Other additions for Moonlighter: Between Worlds include: more rings for the New Game Plus players, a couple of additions to Will’s Shop, especially since now he’ll have to suss out interdimensional loot prices, and finally, a new NPC: the Trader. The Trader is an interesting character in that he introduces haggling to the once sleepy town of Rynoka. Long gone are the days of set prices; the Trader allows Will to barter over the amount of items he’s willing to trade for rarer, more in-demand artifacts, including items found only at the Trader. If you want to upgrade your endgame weapon and armor sets, you’re going to have to do business with the Trader.
Unfortunately, Between Worlds still suffers from some of the issues that plagued the base game. Bugs keep players from completing achievements; the final rune bow is impossible to craft because the item needed to create it doesn’t exist in the game; the final boss can get stuck in unreachable terrain, causing the player to rely on companions or restarting the fight; customers can get stuck in merchant tables, fixed only by reverting to an earlier save; and most irritatingly, exclamation marks persist above NPCs and chests, despite clearing them of the seen information.
On top of the more glitchy problems, combat still doesn’t feel quite right in Moonlighter. Despite playing on PC, I recommend using a controller because the default keybindings are unnatural and infuriating. Some enemies land hits and do damage despite nailing the dodge combo and one of the mid-tier dungeon enemies still manages to steal items at random, without any chance to recover them (something even the final boss allows).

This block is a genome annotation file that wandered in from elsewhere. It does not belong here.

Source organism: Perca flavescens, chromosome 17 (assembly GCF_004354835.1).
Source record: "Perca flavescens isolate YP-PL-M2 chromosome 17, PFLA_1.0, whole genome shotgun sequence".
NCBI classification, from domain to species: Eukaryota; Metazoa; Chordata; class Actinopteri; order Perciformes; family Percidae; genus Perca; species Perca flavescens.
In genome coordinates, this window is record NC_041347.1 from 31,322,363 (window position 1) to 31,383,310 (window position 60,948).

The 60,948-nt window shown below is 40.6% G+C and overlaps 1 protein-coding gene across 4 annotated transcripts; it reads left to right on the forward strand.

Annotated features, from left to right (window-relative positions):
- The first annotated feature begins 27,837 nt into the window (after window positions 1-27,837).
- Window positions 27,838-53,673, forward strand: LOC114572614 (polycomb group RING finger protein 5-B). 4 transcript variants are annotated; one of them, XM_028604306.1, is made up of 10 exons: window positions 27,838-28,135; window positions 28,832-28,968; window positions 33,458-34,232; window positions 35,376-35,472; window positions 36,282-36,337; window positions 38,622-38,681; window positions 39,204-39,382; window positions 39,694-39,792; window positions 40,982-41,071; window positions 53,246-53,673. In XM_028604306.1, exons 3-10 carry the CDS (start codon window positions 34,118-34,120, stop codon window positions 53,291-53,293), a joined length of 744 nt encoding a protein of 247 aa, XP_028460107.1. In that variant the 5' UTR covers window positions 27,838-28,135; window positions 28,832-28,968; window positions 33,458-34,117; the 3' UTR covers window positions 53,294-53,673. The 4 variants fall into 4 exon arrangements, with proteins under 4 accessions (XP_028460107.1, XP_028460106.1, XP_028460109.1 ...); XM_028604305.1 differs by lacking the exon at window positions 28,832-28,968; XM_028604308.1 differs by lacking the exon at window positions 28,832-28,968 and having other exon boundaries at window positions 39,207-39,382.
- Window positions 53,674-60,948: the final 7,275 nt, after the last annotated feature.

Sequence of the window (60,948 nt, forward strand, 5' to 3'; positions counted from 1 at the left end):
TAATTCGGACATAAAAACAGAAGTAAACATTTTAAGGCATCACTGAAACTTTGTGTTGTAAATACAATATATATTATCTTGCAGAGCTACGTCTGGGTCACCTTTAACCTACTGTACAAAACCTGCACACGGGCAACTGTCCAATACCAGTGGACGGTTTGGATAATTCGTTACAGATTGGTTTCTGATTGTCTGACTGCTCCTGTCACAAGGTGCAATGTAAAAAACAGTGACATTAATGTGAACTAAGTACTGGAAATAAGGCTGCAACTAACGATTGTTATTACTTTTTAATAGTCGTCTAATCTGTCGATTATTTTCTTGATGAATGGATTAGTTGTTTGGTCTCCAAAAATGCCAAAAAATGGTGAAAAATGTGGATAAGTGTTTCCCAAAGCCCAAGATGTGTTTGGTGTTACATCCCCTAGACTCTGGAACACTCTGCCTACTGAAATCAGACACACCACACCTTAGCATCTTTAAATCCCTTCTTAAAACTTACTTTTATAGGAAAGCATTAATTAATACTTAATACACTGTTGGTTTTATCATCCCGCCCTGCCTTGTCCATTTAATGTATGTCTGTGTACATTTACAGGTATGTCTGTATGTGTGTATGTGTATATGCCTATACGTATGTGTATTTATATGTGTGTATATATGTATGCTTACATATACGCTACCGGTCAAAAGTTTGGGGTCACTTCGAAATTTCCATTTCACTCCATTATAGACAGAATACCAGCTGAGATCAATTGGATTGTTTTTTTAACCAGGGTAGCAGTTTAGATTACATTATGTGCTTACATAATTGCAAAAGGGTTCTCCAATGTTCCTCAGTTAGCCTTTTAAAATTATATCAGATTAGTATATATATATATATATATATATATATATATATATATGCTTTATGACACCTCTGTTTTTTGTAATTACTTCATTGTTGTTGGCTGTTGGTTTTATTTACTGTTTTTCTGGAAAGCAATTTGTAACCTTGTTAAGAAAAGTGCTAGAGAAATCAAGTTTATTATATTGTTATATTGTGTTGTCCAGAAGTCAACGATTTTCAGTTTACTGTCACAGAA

The shop pricing mechanic remains the most unique part of Moonlighter and while I think it’s simply fine as it is, for any planned sequel, I would like to see the developers explore more aspects of the supply and demand. Originally, I believed the customers’ varying levels of interest in an item correlated to how often I sold it, but instead it seems to only be connected to an original selling price. Once I found that sweet spot for an item’s price, managing Will’s shop became automatic and the only change was at which point during the day that stupid bird bring every NPC to a standstill. Moonlighter has the building blocks for an immensely unique gaming experience and with time and tweaks to keep the game from feeling too stale, it could be one of the better action adventure games on the indie scene in recent years. It’s a brilliant mix of retro art design with more modern gameplay elements, all wrapped in a package that doesn’t take a few dozen hours to complete. You can beat of the dungeons in a day or two and not feel drained or like you’re rushing through content.
As it stands, Moonlighter is still an adorably unique experience that has done well to emulate that Stardew Valley feeling of “just one more day”, keeping gamers interested until that final end credits screen appears. Between Worlds is a great addition to the story at large, giving players a satisfying conclusion to the base game and adding enough content to feel new and exciting while maintaining the pieces that made the base game so enjoyable. For the price at $6.99, if you enjoyed Moonlighter, Between Worlds DLC is more than worth the cost.